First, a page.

“UFC: The Ultimate Fighter” contestant Bobby Maximus on why recovery is a full-time job

Bobby Maximus working out

Bobby Maximus is an elite fitness trainer, former UFC fighter and BJJ world champion.  At 43 years old, he competed in season 30 of the UFC’s “The Ultimate Fighter”.  He also made it on “TUF” in 2005.  VRB Labs co-founders Chase Hobby & Evan Seale recently interviewed Bobby on Instagram Live to learn more about his approach for his second go round.

Chase Hobby: “You competed in “The Ultimate Fighter” seasons 2 and 30.  I mean, that's incredible.  Not only doing that twice but doing that with such a gap in between and doing it at the age range that you've done it.  I would love to hear more about your experience and the difference in training and recovery required.”

Bobby Maximus: “I actually just want to focus on recovery, and I'll tell you why.  Training is crazy.  If you look at the best fighters in the world, if you look at the best NBA athletes in the world, the best NFL athletes: 99% of every training program shares a lot of similarities.

For example, there's a guy named Stephen Seiler that did a research report, I think it was in 2007, where he figured out how many hours were required to be an Olympic athlete.  So, if you want to be an Olympic Nordic skier you have to do 1100 hours a year, that's it.  If you're only willing to do 900, it’s not enough.  A swimmer was around 1300.  A runner was like 774.  My point is we can argue about what’s better eight or ten?  But at the end of the day, if you’re trying to compete at the highest level in the world, say the UFC, you must train a certain amount and there's no way around it.  But where the change happens is recovery because as we get older, you cannot defeat Father Time.  You have more wear and tear on your joints.  You have way more testosterone at 20 than you do at 40.  That's just a fact of life.  You don't recover from injuries as quickly.  You get more tired.  So, what you really have to do is focus on recovery.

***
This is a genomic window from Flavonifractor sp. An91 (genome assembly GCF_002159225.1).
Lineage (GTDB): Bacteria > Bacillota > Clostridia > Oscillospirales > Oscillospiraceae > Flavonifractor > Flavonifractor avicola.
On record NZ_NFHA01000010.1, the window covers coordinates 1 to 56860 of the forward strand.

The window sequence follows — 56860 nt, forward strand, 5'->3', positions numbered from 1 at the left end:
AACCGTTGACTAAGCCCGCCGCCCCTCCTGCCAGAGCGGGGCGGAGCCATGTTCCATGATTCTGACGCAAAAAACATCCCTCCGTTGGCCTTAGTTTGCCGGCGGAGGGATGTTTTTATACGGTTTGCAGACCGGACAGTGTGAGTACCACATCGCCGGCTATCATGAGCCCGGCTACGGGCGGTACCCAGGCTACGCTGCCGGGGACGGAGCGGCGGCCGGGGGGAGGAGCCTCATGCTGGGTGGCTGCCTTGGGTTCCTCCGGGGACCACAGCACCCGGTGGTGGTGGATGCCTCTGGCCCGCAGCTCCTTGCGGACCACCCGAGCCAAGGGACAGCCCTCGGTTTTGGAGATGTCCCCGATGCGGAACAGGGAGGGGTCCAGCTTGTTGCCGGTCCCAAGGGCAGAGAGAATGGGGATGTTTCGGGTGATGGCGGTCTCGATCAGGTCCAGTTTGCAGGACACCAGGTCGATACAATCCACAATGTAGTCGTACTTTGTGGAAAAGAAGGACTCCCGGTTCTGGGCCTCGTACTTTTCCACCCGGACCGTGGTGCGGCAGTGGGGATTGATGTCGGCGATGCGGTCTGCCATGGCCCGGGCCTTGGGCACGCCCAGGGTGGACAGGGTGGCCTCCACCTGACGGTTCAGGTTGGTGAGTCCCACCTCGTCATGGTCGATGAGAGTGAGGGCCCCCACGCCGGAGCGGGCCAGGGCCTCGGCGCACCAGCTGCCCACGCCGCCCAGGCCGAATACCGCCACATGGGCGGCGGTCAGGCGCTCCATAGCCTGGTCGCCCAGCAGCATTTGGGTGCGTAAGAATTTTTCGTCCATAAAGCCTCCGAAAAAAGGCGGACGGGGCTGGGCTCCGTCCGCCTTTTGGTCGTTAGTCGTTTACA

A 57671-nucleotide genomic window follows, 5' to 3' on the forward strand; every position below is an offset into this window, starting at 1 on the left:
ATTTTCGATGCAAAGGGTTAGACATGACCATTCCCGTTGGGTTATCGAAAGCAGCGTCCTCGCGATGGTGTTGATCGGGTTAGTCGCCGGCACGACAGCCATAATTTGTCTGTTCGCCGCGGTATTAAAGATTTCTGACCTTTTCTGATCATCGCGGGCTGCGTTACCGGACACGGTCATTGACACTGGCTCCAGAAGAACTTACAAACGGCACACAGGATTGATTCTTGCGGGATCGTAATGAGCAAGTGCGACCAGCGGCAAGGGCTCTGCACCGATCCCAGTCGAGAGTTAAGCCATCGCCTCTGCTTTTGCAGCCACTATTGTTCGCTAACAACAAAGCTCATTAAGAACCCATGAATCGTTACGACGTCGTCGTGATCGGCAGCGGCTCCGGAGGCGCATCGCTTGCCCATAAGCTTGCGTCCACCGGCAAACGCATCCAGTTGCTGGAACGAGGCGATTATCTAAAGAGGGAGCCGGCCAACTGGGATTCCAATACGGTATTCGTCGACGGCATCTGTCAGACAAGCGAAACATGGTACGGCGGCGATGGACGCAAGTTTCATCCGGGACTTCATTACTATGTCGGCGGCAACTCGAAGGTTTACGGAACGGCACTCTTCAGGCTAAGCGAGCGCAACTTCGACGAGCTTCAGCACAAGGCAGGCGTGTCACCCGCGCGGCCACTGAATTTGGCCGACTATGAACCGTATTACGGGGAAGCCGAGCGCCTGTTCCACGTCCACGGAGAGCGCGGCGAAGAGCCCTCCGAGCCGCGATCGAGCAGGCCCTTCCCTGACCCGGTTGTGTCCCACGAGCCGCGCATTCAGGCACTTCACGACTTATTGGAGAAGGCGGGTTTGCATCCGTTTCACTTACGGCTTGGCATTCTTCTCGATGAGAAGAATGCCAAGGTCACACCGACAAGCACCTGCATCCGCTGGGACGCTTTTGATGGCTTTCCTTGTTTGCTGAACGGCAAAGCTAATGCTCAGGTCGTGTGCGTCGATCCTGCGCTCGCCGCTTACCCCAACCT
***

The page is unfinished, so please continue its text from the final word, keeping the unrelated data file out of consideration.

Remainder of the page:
When I was in university, I went to the University of Western Ontario, they had this eighties night at a bar called The Spoke on Monday night.  And if you're a college guy looking to have a couple of drinks and have fun, Monday night was the spot.  I could train all day, go out Monday night, get home at three or four in the morning, wake up at six and do it all again without skipping a beat.

Man, now at this age if I stay out past 11 and have a little bit too much fun, I'm out of commission for three days.  You don't bounce back like you used to.  It's just impossible.  So, recovery almost becomes a full-time job.  If you would have asked 23-year-old me what I did for recovery, I don't even know what I'd tell you.  At that time, I did ice baths I guess, just because that's what we did after wrestling practice.  But now you look at what I do in a day: I have an ice bath every day, I have a sauna every day, I do some type of meditative practice every day, I do some form of self-care every day.  I take supplements.  VRB’s Recovery stick is something that I'm using two to three times a day, every day for aches and pains.  I'm sleeping 7 to 8 hours a night in a completely blacked out environment. 

When I start listing all that stuff out, it sounds like a full-time job and that's because it is.  And so, to be able to continue to perform like this, I just have to be hyper, hyper dedicated to recovery.”